February 20 – Celebrating the First Woman in Antarctica!

Posted on February 20, 2016

On this date in 1935, Caroline Mikkelsen became the first woman to set foot in Antarctica.

Mikkelsen, born in Denmark, was married to a Norwegian man named Captain Klarius Mikkelsen. The two were on an expedition to Antarctica – an expedition paid for by Lars Christensen, a shipowner and whaling magnate with money to burn – and he liked to “burn” it by funding explorations of Antarctica!

On this date in 1935, the expedition made landfall at the Vestfold Hills, in Antarctica. Mikkelsen and others left the ship and built a cairn – a pile of stones – to support the flag of Norway. They took a photo to memorialize the moment.

Mount Caroline Mikkelsen in Antarctica is named for her.

By the way, Lars Christensen's wife Ingrid also traveled to Antarctica that same year. She is considered one of the first women to visit Antarctica and the very first woman to fly over Antarctica in an airplane.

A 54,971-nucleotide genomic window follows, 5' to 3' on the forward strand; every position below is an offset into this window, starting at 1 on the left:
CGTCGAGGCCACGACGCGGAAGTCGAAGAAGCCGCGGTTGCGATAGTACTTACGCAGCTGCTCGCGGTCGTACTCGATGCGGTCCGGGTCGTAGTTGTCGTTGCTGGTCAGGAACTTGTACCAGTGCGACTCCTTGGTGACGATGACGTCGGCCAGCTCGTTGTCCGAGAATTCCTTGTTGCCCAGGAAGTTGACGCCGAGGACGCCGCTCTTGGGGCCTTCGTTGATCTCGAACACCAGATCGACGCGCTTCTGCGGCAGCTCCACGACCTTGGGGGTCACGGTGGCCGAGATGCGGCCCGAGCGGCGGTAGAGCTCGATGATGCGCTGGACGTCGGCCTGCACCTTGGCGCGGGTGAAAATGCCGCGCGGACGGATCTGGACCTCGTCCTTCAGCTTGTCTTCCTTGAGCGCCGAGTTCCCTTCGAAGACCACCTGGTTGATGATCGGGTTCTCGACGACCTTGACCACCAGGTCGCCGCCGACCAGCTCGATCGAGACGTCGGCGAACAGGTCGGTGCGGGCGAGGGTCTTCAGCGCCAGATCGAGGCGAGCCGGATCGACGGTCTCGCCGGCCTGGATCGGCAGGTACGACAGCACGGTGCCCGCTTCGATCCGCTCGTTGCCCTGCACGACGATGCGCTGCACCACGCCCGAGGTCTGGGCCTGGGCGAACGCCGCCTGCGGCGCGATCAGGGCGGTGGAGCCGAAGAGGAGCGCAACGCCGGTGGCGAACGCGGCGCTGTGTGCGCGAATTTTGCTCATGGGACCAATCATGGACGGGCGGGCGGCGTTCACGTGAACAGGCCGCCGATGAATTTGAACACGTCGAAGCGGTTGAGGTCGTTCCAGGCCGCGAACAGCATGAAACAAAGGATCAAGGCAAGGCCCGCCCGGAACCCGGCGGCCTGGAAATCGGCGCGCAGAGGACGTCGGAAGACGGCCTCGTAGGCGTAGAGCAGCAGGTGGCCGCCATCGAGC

Ingrid Christensen Coast in Antarctica is named for her.

More firsts...

AWE made history when four American women
became the first women to reach the South Pole
on foot. It may have been the first all-women
expedition to Antarctica.

Read about this adventure in the book
Four to the Pole.
In 1820, several expeditions claimed to have been the first to see the ice shelf of Antarctica.

The first person to set foot on Antarctica was probably American Captain John Davis, a seal hunter, in 1821.

Norwegian explorer Roald Amundsen was the first to reach the South Pole in 1911.

The first child known to be born in Antarctica is Emilio Marcos Palma, born on January 7, 1978. His parents are Argentine citizens; he was born at the Esperanza Base.

This is now-grown Emilio Palma, in Antarctica!
I cannot see any record for “first child to step foot on Antarctica” – so little Emilio Palma (now grown up, of course!) may have been the first child in Antarctica, although he may not have literally “stepped foot” on the continent.

  • or National Geographic – this report is about average people, tourists, not researchers, going to Antarctica!

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